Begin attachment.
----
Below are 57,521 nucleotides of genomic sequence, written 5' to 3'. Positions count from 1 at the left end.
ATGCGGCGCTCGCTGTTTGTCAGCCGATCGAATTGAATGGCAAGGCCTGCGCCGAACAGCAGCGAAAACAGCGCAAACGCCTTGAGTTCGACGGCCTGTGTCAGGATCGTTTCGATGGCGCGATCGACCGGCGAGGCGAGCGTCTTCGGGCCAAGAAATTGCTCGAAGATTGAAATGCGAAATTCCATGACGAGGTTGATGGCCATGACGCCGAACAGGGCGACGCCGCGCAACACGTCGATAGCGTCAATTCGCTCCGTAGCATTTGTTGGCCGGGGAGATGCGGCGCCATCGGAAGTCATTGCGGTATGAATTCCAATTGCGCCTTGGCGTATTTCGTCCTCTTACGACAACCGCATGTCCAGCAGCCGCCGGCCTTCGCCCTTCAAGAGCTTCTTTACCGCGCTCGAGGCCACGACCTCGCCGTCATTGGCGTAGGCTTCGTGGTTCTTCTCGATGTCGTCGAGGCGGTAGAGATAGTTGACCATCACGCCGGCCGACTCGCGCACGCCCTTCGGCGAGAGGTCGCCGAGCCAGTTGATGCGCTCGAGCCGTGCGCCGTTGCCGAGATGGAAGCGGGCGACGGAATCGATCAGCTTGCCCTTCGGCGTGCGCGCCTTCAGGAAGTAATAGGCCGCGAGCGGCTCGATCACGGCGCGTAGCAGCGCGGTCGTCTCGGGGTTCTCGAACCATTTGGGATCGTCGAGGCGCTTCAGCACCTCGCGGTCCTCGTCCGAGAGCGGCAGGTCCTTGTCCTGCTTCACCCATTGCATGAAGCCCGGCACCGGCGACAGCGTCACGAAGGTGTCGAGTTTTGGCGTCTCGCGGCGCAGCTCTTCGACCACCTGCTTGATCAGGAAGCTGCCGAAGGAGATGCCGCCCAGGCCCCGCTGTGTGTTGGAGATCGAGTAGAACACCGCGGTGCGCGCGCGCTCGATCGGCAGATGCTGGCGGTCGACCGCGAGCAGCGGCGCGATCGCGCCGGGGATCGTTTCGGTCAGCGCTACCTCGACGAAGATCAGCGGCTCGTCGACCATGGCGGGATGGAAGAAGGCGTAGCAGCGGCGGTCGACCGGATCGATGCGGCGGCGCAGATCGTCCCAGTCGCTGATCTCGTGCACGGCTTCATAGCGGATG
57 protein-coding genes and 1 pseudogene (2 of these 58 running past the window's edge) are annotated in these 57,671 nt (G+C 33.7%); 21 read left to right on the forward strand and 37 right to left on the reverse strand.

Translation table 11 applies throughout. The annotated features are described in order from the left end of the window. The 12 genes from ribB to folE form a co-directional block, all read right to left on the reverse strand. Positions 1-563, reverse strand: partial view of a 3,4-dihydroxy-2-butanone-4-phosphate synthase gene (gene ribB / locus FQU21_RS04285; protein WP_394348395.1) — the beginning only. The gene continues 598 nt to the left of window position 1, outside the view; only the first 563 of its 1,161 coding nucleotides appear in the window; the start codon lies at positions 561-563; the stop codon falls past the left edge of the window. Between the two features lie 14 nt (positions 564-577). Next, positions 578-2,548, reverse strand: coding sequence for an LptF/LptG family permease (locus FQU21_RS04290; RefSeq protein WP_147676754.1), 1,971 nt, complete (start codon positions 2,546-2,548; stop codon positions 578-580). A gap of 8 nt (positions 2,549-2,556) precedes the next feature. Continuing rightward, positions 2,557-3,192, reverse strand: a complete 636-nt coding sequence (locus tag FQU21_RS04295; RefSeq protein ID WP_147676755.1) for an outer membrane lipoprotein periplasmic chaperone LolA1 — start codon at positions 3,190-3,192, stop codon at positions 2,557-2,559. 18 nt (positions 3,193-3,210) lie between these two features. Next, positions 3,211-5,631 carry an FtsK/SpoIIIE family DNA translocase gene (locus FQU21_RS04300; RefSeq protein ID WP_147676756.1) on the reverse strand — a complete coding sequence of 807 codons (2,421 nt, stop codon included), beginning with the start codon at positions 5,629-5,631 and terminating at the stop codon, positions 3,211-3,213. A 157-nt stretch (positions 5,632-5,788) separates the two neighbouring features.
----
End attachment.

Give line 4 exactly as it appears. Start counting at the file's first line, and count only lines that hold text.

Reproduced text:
Translation table 11 applies throughout. The annotated features are described in order from the left end of the window. The 12 genes from ribB to folE form a co-directional block, all read right to left on the reverse strand. Positions 1-563, reverse strand: partial view of a 3,4-dihydroxy-2-butanone-4-phosphate synthase gene (gene ribB / locus FQU21_RS04285; protein WP_394348395.1) — the beginning only. The gene continues 598 nt to the left of window position 1, outside the view; only the first 563 of its 1,161 coding nucleotides appear in the window; the start codon lies at positions 561-563; the stop codon falls past the left edge of the window. Between the two features lie 14 nt (positions 564-577). Next, positions 578-2,548, reverse strand: coding sequence for an LptF/LptG family permease (locus FQU21_RS04290; RefSeq protein WP_147676754.1), 1,971 nt, complete (start codon positions 2,546-2,548; stop codon positions 578-580). A gap of 8 nt (positions 2,549-2,556) precedes the next feature. Continuing rightward, positions 2,557-3,192, reverse strand: a complete 636-nt coding sequence (locus tag FQU21_RS04295; RefSeq protein ID WP_147676755.1) for an outer membrane lipoprotein periplasmic chaperone LolA1 — start codon at positions 3,190-3,192, stop codon at positions 2,557-2,559. 18 nt (positions 3,193-3,210) lie between these two features. Next, positions 3,211-5,631 carry an FtsK/SpoIIIE family DNA translocase gene (locus FQU21_RS04300; RefSeq protein ID WP_147676756.1) on the reverse strand — a complete coding sequence of 807 codons (2,421 nt, stop codon included), beginning with the start codon at positions 5,629-5,631 and terminating at the stop codon, positions 3,211-3,213. A 157-nt stretch (positions 5,632-5,788) separates the two neighbouring features.